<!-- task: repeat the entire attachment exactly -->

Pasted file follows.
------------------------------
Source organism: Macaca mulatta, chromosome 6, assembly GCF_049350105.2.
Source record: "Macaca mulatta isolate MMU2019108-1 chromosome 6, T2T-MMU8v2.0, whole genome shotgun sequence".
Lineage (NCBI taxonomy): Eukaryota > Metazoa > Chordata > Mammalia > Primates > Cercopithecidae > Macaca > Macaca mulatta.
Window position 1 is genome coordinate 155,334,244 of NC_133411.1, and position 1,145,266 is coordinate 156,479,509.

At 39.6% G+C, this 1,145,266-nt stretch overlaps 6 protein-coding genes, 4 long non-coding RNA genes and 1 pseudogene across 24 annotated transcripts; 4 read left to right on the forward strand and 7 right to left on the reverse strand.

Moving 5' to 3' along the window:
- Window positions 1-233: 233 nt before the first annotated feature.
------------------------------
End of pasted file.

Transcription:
Source organism: Macaca mulatta, chromosome 6, assembly GCF_049350105.2.
Source record: "Macaca mulatta isolate MMU2019108-1 chromosome 6, T2T-MMU8v2.0, whole genome shotgun sequence".
Lineage (NCBI taxonomy): Eukaryota > Metazoa > Chordata > Mammalia > Primates > Cercopithecidae > Macaca > Macaca mulatta.
Window position 1 is genome coordinate 155,334,244 of NC_133411.1, and position 1,145,266 is coordinate 156,479,509.

At 39.6% G+C, this 1,145,266-nt stretch overlaps 6 protein-coding genes, 4 long non-coding RNA genes and 1 pseudogene across 24 annotated transcripts; 4 read left to right on the forward strand and 7 right to left on the reverse strand.

Moving 5' to 3' along the window:
- Window positions 1-233: 233 nt before the first annotated feature.